Insurers ‘Have to Get Creative’

Industry consultant Rosemarie Day, founder and president of Day Health Strategies LLC, notes that the Trump administration is not only decreasing ACA exchange navigators’ funding — but as of Sept. 12 apparently hadn’t completed contracts for organizations still being funded.

“I don’t know that insurers can make up the difference, but there are things they can do,” says Day, who was founding deputy director and chief operating officer of the Massachusetts Health Connector, a state-based model for ACA exchanges.

The “low-hanging fruit” for plans is retaining current enrollees, because there is significant turnover in the individual market, Day says.

Also important is plans’ outreach to the newly uninsured, “and this is where insurers have to get creative,” Day says. “It’s hard for me to know the ROI [return on investment] on this, but insurers could do blanket advertising for open enrollment with a message that might capture folks who don’t need to go to the exchange,” thus leveraging spending in other areas of their business.

Day explains that the idea is for the plan to build on what it is doing for related markets to send out messaging more broadly and disseminate information cost effectively. This might involve combining messaging to individuals and small businesses — or perhaps the individual market and Medicare.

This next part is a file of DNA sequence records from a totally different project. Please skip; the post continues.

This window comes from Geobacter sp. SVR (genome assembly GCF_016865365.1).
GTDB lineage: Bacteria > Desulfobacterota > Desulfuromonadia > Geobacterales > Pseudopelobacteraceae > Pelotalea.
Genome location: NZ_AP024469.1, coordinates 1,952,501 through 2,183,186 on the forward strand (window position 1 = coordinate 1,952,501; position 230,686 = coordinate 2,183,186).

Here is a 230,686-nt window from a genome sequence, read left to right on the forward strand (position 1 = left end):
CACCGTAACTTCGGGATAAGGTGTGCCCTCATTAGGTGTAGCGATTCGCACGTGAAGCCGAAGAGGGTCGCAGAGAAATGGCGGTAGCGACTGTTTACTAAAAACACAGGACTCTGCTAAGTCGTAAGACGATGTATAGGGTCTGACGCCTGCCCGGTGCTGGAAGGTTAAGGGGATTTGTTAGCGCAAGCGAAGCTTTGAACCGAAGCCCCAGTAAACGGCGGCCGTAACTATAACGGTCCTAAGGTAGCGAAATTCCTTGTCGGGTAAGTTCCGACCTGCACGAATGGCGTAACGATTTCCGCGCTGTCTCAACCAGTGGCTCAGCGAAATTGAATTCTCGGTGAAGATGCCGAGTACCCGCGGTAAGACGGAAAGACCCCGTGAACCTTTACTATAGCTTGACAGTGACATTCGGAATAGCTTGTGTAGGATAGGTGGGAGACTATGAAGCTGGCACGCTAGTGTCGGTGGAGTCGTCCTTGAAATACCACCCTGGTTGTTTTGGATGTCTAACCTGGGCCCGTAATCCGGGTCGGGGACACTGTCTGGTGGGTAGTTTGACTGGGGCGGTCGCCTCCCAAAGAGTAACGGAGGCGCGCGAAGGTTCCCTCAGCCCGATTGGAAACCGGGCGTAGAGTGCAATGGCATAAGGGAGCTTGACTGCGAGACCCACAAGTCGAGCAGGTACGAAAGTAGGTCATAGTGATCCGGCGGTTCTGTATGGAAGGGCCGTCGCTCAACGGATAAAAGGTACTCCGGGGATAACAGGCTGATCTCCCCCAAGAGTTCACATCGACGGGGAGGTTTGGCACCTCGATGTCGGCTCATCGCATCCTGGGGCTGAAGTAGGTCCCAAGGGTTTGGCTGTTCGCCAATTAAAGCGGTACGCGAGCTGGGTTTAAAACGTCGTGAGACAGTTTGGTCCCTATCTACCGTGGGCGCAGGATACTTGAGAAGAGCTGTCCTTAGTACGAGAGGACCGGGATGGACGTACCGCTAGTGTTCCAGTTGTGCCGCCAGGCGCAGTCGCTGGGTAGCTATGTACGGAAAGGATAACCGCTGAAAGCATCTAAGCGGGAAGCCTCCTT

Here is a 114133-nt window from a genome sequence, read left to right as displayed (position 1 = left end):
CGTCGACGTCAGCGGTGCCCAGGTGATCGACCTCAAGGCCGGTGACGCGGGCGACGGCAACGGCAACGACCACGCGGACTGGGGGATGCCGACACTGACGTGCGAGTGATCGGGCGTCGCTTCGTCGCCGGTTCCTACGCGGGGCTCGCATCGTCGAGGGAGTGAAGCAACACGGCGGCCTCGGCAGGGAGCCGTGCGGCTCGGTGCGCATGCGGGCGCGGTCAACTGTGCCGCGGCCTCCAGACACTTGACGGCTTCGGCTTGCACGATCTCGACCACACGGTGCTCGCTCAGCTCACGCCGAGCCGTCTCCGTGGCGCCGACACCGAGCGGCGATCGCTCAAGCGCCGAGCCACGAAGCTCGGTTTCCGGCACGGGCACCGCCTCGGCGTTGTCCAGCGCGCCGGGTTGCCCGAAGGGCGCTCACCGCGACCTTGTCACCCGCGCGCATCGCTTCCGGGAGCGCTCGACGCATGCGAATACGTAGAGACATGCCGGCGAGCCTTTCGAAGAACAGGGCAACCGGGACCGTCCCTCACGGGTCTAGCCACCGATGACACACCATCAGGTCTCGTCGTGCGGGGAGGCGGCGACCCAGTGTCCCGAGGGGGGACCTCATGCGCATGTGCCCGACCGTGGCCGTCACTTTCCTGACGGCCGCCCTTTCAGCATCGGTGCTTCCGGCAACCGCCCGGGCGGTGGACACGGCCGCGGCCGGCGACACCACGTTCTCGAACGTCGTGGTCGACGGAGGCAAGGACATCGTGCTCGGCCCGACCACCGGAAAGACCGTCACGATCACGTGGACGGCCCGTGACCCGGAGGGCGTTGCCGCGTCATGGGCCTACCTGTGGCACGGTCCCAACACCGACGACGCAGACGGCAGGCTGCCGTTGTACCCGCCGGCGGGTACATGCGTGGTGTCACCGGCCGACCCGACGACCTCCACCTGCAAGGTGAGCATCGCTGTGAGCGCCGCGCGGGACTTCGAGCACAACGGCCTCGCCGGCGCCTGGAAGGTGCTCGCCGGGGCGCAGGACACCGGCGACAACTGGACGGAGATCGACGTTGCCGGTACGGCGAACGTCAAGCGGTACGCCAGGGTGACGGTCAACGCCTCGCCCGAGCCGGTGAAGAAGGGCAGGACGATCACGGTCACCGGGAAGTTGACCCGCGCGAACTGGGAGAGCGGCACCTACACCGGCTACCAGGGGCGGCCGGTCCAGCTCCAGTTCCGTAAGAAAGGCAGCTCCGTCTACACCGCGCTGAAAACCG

Moreover, she says, plans ought to consider teaming up with pro-ACA groups like Indivisible that are trying to get the word out on exchange enrollment through social media — or at least be aware of what such groups are doing. She says insurers also might try to get local media coverage on their efforts, thus perhaps getting out the message free of charge about exchange enrollment.

If plans opt to stay in exchanges for 2018 amid exits, Day says, “From the insurers’ perspective, they should play it to the hilt: ‘We’re here for you.’ Very positive.”

“I don’t want to suggest this will make up for the loss of [marketing and outreach] funding at the federal level” or lost navigator money, Day says, adding that insurers with Medicaid experience likely have more expertise and ability to make up for some of the navigators’ shortfall.

Broadly speaking, “[I]nsurers have to think about every marketing channel they’ve got and think about leveraging them,” she says. Also, given the shorter open enrollment period for federally facilitated exchanges this fall, plans should be “making it clear, getting rid of the noise about the [marketplace] uncertainty and creating urgency around the earlier deadline,” she says.

Down the road, absent sufficient federal money for marketing and outreach, plans may have to build in some advertising money into their rates, she says. “We may be recalibrating here for a ‘new normal.'”

As for this fall, Day says, “I think it’s tough right now because we don’t know what’s happening with CSRs and what will happen with insurers’ rates. But that shouldn’t hold up advertising.”

Read Covered California’s marketing report at